The 2009 version of the Microsoft platform Amalga Unified Intelligence System (UIS) incorporates ASTM E2369, Specification for Continuity of Care (CCR), a patient health summary standard intended to support continuity of care, reduce medical errors and increase efficiency by eliminating duplication of tests and procedures.
The CCR standard, which was developed by ASTM International Committee E31 on Healthcare Informatics, is a way to create flexible XML documents that contain the most relevant and timely important health information about a patient, and to send these electronically from one caregiver to another, in the hopes of creating better quality of care. It includes various sections such as patient demographics, insurance information, diagnosis and problem list, medications, allergies and care plan.
With the CCR, a core set of data can be sent to the next health care provider whenever a patient is referred, transferred, or otherwise uses different clinics, hospitals, or other providers. A number of groups participated in the CCR’s development, including clinical specialty societies, professional organizations, insurers, vendors, health care institutions, state and federal agencies and patient advocacy organizations.
Amalga UIS 2009 will utilize the CCR standard through connectivity to HealthVault, a Web-based program that lets individuals create a record and store personal health information online. According to Microsoft Corp., the Amalga UIS program will allow healthcare professionals to, once authorized by the patient, pull important information such as a patient’s medication lists, allergies and vital signs like blood pressure and blood glucose from the patient’s HealthVault record. In turn, healthcare providers can push any patient data from the hospital, including test results, medications and discharge summaries, to the patient’s record using the ASTM CCR standard. The patient is then able to access and share the information from their personal CCR with family and other healthcare providers.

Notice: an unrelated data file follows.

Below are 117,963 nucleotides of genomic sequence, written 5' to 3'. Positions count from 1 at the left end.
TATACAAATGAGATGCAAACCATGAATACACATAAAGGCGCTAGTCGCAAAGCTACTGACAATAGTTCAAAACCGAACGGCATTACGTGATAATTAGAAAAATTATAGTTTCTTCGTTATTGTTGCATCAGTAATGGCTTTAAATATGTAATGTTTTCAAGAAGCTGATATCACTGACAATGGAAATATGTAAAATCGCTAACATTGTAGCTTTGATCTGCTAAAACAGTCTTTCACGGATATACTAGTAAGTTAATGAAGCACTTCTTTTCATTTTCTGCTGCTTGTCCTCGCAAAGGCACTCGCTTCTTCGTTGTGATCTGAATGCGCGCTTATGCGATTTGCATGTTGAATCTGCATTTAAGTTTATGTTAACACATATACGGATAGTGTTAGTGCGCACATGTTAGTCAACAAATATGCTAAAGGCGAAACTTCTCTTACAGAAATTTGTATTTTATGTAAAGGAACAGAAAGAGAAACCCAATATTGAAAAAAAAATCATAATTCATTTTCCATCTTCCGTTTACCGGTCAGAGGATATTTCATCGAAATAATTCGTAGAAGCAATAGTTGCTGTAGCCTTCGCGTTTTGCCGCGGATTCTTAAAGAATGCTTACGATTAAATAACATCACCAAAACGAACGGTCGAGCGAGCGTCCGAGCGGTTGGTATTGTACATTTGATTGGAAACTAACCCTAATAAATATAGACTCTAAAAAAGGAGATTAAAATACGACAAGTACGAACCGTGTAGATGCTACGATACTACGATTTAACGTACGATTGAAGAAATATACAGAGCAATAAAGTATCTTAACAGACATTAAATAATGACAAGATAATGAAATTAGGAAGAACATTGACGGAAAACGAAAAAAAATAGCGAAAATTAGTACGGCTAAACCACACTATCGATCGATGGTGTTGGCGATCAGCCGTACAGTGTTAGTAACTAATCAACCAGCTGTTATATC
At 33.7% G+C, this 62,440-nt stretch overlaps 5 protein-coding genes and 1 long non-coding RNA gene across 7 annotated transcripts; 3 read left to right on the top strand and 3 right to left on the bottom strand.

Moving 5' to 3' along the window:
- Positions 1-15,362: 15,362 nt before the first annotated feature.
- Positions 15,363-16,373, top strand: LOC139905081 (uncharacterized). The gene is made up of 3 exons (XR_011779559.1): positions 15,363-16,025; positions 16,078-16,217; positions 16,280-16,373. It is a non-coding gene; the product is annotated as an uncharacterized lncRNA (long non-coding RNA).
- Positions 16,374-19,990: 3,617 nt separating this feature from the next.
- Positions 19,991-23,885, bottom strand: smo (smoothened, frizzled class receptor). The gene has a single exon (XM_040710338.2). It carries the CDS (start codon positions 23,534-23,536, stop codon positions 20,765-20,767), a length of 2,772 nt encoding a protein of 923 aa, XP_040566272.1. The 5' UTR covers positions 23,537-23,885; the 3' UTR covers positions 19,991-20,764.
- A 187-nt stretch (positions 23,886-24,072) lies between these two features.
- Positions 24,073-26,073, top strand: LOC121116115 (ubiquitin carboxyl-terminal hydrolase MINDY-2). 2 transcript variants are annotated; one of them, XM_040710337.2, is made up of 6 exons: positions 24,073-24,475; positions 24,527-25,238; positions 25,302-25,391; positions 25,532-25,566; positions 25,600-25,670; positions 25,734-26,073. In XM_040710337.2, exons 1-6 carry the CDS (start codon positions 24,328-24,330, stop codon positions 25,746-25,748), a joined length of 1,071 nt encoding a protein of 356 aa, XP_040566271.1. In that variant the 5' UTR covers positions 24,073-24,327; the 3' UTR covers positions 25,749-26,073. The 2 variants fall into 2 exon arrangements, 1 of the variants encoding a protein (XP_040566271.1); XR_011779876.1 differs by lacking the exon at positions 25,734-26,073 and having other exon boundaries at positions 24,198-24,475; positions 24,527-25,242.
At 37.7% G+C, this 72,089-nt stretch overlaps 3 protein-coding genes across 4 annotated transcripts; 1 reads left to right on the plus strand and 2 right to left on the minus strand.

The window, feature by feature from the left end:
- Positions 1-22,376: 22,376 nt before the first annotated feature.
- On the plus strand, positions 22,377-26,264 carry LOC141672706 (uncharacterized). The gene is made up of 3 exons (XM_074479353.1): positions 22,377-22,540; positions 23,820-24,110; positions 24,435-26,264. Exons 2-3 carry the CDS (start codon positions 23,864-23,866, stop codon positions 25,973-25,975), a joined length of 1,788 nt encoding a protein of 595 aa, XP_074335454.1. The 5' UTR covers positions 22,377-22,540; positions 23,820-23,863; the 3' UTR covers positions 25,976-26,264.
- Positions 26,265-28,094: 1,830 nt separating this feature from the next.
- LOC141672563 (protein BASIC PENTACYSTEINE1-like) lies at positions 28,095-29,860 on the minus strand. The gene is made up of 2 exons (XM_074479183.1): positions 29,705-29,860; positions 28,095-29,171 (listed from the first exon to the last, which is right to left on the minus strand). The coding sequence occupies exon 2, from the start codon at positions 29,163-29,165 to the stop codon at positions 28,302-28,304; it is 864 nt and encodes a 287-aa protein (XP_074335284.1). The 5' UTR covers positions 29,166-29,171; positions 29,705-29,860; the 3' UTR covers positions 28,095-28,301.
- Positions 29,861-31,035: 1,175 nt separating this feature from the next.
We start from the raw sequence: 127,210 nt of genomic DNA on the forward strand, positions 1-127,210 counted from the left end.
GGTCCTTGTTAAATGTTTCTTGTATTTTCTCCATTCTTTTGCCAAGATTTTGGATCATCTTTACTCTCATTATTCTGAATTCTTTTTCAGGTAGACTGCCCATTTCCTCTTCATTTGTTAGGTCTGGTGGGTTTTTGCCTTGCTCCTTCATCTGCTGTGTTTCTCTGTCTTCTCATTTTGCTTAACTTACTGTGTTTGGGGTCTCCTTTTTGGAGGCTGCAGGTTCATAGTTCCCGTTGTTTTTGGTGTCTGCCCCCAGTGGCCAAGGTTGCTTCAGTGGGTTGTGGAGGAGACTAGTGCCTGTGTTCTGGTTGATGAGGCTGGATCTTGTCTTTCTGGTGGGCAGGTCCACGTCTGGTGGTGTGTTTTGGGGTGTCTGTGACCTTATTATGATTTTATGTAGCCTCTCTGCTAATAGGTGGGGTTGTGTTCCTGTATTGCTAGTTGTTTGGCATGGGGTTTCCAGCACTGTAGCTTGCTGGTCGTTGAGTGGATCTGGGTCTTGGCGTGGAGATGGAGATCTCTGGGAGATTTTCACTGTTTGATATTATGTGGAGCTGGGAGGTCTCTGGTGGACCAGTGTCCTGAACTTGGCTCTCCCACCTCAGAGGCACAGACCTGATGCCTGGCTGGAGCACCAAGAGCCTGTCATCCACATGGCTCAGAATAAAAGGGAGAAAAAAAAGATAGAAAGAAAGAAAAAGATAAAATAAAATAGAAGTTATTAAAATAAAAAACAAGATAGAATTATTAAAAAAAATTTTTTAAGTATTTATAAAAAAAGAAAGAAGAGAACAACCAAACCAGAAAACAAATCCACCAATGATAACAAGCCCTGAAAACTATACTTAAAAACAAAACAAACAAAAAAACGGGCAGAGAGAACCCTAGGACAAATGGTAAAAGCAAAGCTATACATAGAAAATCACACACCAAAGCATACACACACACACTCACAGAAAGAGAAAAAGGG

NewYork-Presbyterian Hospital, ranked sixth in the nation on the U.S. News & World Report Honor Roll of America’s Best Hospitals, is currently using Microsoft Amalga UIS to collect various patient data such as EKG reports, surgery reports and discharge medications, and then sending it to the patient’s personal HealthVault record using the ASTM CCR standard.
"It's very gratifying to see the value that the CCR standard is bringing to efforts to exchange computable health data, like that between Microsoft and New York-Presbyterian Hospital. The goal here is to make health data accessible and actionable, so as to help care be more coordinated and a better experience for patients. Microsoft, Google and many others are collaborating with top health care organizations and their clinicians to improve care with these innovations in IT systems, and the CCR standard is contributing in an important way,” says Dr. David Kibbe, senior advisor, American Academy of Family Physicians, and chair of ASTM Committee E31.
The Continuity of Care record is also being used by the Google Health application, a personal health record service that allows users to create an online health profile by importing personal data from organizations such as pharmacies and lab companies. Launched in May 2008, Google Health permits users to send their summary health information using the CCR standard XML format to other Web portals and services as needed.
Major pharmacies such as CVS and Walgreens have partnered with Google Health, offering their customers the opportunity to import their full prescription history into the program using the CCR. With many patients taking more than one medication, having all of their prescription information stored in one place is beneficial to both patients and pharmacists.
For technical information, contact Dr. David Kibbe, The Kibbe Group L.L.C., Pittsboro, N.C. (phone: 919-647-9651; firstname.lastname@example.org). For additional details about the use of the ASTM CCR standard and related standards for health data and information exchange,
ASTM International welcomes and encourages participation in the development of its standards. ASTM’s open consensus process, using advanced Internet-based standards development tools, ensures worldwide access for all interested individuals. For more information on becoming an ASTM member, please contact Dan Smith, ASTM International (phone: 610-832-9727; email@example.com).